Written by Katie Farrell - Open Awards Digital Marketing Apprentice.
The purpose of training that takes place off the job is for the apprentice to learn new skills outside of their daily duties that contribute towards the apprenticeship. Contrary to the name, the training must take place during work hours.
The training is a good way of doing extra things linked to your apprenticeship. It can help you gain wider insights into a business and helps improve the apprenticeship experience, as it means you are participating in activities that you may not usually get a chance to. It helps the apprentice further their learning.
However, in my experience I feel that it can prove difficult at times to find things that fit into the category of ‘off the job’, as you would typically think that it meant that you have to be out of the office in order to comply with guidelines. Whilst you can be out of the office to complete the training, it is not always the case, just as long as the training consists of something outside of what your usual day to day work is.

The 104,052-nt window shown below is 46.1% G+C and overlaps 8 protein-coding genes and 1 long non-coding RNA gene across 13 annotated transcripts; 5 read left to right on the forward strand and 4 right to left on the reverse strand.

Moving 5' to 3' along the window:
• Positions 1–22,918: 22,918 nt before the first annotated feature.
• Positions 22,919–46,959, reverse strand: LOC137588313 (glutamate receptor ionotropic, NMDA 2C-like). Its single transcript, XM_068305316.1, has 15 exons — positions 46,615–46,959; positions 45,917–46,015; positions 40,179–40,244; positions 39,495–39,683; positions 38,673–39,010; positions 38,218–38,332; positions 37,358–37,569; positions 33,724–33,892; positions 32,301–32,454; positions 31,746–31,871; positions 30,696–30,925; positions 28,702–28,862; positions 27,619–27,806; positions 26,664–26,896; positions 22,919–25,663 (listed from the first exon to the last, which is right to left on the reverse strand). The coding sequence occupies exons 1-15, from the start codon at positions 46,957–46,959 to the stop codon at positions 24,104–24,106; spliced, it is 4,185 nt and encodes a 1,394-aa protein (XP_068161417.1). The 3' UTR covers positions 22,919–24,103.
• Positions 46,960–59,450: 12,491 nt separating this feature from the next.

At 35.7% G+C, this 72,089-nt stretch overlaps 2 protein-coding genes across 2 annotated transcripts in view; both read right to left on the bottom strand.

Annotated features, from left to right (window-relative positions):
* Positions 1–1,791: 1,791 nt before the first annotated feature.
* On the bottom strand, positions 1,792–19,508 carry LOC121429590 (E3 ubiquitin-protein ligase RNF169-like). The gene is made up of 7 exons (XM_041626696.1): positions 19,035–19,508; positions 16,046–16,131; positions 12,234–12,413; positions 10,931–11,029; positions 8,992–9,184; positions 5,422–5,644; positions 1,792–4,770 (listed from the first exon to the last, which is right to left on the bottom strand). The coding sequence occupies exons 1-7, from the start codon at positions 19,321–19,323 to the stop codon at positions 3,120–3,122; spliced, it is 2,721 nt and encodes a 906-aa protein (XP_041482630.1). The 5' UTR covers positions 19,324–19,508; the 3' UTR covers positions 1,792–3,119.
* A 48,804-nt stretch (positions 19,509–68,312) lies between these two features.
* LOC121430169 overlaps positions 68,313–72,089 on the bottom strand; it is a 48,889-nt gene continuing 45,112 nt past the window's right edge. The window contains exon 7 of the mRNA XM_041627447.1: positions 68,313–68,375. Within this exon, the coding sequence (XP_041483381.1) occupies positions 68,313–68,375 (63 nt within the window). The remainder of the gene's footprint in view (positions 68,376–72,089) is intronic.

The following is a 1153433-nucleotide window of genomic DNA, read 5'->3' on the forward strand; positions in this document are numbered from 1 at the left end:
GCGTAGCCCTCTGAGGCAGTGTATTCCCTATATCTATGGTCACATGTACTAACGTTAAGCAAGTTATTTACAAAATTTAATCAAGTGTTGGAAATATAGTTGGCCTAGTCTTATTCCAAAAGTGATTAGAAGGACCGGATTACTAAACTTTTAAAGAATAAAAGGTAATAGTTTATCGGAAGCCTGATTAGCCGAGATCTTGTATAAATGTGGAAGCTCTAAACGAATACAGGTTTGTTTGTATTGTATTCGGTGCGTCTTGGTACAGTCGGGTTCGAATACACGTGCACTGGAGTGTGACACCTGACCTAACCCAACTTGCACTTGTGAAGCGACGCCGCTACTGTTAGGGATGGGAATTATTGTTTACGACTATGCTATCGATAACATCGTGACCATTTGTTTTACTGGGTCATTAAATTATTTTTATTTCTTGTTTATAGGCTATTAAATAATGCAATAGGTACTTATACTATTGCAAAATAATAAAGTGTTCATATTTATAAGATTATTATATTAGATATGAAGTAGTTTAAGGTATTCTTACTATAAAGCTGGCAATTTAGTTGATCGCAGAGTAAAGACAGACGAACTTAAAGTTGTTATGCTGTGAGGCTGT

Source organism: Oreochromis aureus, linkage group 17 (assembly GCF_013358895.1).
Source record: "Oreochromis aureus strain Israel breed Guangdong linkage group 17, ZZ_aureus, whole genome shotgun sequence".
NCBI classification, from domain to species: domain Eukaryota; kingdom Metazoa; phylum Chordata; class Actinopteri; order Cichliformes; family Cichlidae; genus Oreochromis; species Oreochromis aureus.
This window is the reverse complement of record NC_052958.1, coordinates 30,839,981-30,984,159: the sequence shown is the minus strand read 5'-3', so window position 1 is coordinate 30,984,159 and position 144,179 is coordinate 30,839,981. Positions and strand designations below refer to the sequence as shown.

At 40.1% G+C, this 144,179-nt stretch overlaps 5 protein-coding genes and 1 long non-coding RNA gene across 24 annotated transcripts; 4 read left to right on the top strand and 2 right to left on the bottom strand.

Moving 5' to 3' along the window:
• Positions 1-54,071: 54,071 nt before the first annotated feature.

Maybe there should be less emphasis on the ‘20% off the job’ log itself. It should just be one aspect of the apprenticeship.
In my opinion apprentices feel pressure to complete to log, but don’t actually know what it is they should be doing to complete it and it becomes more of a box ticking exercise instead of a reflective log.
I think that there should be more clarity as to what is classed as ‘off the job training’. I feel at the moment the term is very broad and open to interpretation, which is causing confusion.
The extent of my training has consisted of a various amounts of activities involving site visits, attending seminars on marketing techniques, I attend the events that we host which I enjoying the most as it gets me out and about, I shadowed the customer service team for a week, my academy days and any marketing specific meetings/planning days also count towards the log.
Katie’s line manager Claire adds:
"There has been a lot of confusion in the press regarding the 20% off the job rule. Working in the education sector I feel that both myself and Katie have a better understanding of what is required, but even we were unsure of what types of activity she could log at the start of her apprenticeship. In my opinion apprentices and employees should be provided with clear guidance from the start."